FAA Airman Certificate Revocations
If you tested positive on a DOT Alcohol/ Drug Test, or were convicted of falsifying an FAA form, the FAA may revoke your FAA Pilot Certificate, Ratings, and/or your Airman Medical Certificate.
The standard FAA revocation period for Airman Certificates is one year. Seek legal council from an aviation attorney or union lawyer as soon as you become aware that you could be subject to revocation, as the terms of the revocation often times can be negotiated.
You can begin the path to Airman Recertification by completing your Knowledge Tests. You do not have to wait until your revocation period is over or you have your medical to do this. FAA Knowledge Tests are valid for two years after you take them. Most pilots buy FAA Knowledge Test Study Guides from a local or online pilot shop. You will need to take the Private Pilot Airplane, Instrument Airplane, Commercial Pilot Airplane, and Airline Transport Pilot Multi Engine Airplane Knowledge Tests. In order to take the ATP Multi Engine (ATM) Knowledge Test, you’ll have to comply with FAR 61.156. There are several providers for this. Any current Certified Flight Instructor can sign you off for your Knowledge Tests. The FAA website contains a list of current Knowledge Testing Centers.
It will likely work best if you prepare to take your Private and Commercial knowledge tests at the about the same time. The aerodynamics, airspace, and performance sections are basically the same. The only difference is the FARs governing Private vs. Commercial Pilots. After completing those, you can then take your Instrument Airplane and ATM tests. They also are similar, though not as close as the others.
The flying time you have previously flown still counts for your ratings and is not lost with a revocation. You will not have to fly 40 hrs. to get your Private Pilot License. You will have to prove you have the flying time required for each license or rating. To do that, you’ll need to bring ALL of your logbooks. If you can’t find all of them, call your FAA Designated Examiner and discuss alternate means. Many professional pilots haven’t been keeping their logbooks current, but they need to be as current as possible so you have an accurate flight time record to date. Your flight training and each check ride will be recorded in your current logbook, not a brand new one you bought just for this occasion.
FARs require you to fly a minimum of three hours in preparation for each check ride/ Practical Test, more if needed to become proficient in all maneuvers. To do Private, Instrument, and Commercial Single Engine will require nine hours of flight training. Each check ride takes about 1.5 hrs flight time, so the minimum Single Engine aircraft rental time will be 13.5 hours. With a fairly current student, no aircraft issues, and perfect weather, a CFI could potentially prepare you in about four days for those three check rides. It is always prudent to allow more time for contingencies such as weather, airplane problems, or if you’re not as current as you think. In the winter time in northern climates, weather will become an issue. To prepare for the Multi Engine Rating, that will be another three hours of training, and check ride. Check with your HIMS Chair/ Union/ Company Training Dept. to verify if you’ll be required to have an ATP or just Commercial Multi Engine for your return to your company. Any FBO/ Flight School and any FAA Airplane Designated Examiner can help you complete this process. Most have never had exposure to a pilot with revoked certificates or a Special Issuance Medical, so it is best to communicate beforehand regarding your situation. There are a few across the county who’ve helped several of our pilots after revocations and can streamline the process.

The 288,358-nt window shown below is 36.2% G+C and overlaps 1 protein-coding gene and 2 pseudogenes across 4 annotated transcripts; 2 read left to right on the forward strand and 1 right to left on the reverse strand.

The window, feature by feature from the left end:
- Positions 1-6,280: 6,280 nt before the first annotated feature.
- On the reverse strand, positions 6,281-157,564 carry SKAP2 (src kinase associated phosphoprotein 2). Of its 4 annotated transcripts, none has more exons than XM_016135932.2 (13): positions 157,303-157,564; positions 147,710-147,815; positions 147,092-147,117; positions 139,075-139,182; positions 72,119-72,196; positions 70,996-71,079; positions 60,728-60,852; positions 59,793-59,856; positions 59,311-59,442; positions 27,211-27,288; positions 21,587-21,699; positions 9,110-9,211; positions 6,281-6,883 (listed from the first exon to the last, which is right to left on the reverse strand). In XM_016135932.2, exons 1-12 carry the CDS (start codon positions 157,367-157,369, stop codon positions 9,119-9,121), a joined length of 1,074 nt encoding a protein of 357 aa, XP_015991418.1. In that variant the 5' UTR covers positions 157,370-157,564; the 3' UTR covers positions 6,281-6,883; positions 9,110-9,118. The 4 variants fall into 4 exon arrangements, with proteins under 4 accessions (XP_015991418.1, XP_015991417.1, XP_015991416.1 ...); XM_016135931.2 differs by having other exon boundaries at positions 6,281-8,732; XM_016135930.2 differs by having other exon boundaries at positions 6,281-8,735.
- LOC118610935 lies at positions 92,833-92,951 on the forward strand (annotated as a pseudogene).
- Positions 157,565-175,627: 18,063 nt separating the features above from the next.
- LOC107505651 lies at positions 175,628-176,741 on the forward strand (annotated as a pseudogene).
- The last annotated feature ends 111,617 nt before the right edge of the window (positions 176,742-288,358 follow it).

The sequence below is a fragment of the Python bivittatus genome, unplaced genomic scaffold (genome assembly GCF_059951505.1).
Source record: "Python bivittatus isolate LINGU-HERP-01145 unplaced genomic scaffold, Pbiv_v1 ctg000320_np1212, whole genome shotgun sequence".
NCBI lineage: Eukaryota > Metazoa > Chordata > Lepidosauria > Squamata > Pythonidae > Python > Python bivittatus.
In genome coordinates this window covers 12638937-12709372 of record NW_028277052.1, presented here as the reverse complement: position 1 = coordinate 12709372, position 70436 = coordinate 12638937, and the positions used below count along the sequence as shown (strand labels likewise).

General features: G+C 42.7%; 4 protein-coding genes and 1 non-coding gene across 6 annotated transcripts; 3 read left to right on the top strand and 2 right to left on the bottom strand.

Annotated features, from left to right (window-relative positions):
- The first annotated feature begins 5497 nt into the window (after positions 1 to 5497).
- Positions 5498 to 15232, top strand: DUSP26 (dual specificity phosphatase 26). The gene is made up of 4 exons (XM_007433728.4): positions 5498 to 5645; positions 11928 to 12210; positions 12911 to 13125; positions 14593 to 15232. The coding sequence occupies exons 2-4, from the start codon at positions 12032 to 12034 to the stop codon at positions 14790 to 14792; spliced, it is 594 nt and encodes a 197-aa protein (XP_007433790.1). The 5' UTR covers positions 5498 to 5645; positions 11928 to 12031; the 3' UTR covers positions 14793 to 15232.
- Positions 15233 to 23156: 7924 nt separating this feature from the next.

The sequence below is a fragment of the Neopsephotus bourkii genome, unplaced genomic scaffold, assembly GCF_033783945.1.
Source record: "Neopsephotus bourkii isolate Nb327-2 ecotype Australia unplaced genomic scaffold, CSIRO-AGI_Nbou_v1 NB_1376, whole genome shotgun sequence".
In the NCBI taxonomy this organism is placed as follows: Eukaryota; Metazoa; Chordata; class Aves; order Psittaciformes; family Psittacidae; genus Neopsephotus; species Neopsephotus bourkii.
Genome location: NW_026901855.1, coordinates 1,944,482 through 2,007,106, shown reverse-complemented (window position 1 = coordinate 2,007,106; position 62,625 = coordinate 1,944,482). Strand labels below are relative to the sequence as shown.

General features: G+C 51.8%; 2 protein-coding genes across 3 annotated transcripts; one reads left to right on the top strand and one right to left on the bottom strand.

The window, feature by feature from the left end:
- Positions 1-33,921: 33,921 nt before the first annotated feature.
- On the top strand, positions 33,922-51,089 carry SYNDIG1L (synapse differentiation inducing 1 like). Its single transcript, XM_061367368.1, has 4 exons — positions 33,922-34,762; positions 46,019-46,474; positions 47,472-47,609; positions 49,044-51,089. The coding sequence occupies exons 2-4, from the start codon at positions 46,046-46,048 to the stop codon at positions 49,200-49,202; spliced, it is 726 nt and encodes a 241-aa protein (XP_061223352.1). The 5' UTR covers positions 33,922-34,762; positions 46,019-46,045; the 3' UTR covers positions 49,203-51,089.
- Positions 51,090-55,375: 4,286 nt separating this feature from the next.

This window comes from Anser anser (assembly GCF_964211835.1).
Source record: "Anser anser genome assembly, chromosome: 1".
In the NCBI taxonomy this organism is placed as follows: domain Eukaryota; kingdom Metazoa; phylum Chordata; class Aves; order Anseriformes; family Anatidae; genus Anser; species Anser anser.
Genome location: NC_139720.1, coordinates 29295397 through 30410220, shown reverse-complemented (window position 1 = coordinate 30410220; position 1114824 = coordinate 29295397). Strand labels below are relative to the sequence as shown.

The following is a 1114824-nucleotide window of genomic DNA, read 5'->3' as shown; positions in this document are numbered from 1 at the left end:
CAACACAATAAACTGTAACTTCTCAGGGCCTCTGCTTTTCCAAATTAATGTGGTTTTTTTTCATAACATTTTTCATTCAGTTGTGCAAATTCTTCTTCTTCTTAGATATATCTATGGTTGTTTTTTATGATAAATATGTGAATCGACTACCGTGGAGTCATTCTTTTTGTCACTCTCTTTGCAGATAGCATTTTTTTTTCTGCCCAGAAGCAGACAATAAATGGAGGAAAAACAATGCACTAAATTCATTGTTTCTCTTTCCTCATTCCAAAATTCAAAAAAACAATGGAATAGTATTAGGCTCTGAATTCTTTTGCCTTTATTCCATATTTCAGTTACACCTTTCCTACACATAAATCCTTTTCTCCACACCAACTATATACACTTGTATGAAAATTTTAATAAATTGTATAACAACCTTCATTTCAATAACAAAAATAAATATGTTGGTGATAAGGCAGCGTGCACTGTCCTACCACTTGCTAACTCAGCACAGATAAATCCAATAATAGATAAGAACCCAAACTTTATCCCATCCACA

If your CFI was expired at the time of your revocation, it likely was not revoked. Should that be the case, it would only require one check ride (no written tests) to reinstate all your CFI ratings. Should you be interested, this might be a good time since you’ll be proficient again and it will likely not take much more to regain instructing proficiency.
You can not make application for your new Airman Certificates until your revocation period is over. Your revocation letter specifically states when that date is. The FAA says an Examiner can do no more than two check rides a day, so you could potentially do Private and Instrument check rides the first day, Commercial and Multi Engine the next.
- Find logbooks, get them up to date, and bring all with you.
- Find date and number of your last Pilot Certificate. Make a copy before you send them to the FAA. If you don’t know the number and date, call FAA Airman Records 405-954-3205 and they can provide that information.
- Obtain current Sectional, Low Altitude, and Approach Charts before starting training.
- Bring Passport or other proof of citizenship. If you are not a U.S. Citizen, you need to receive permission from the TSA before beginning flight training. This permission is valid for a year.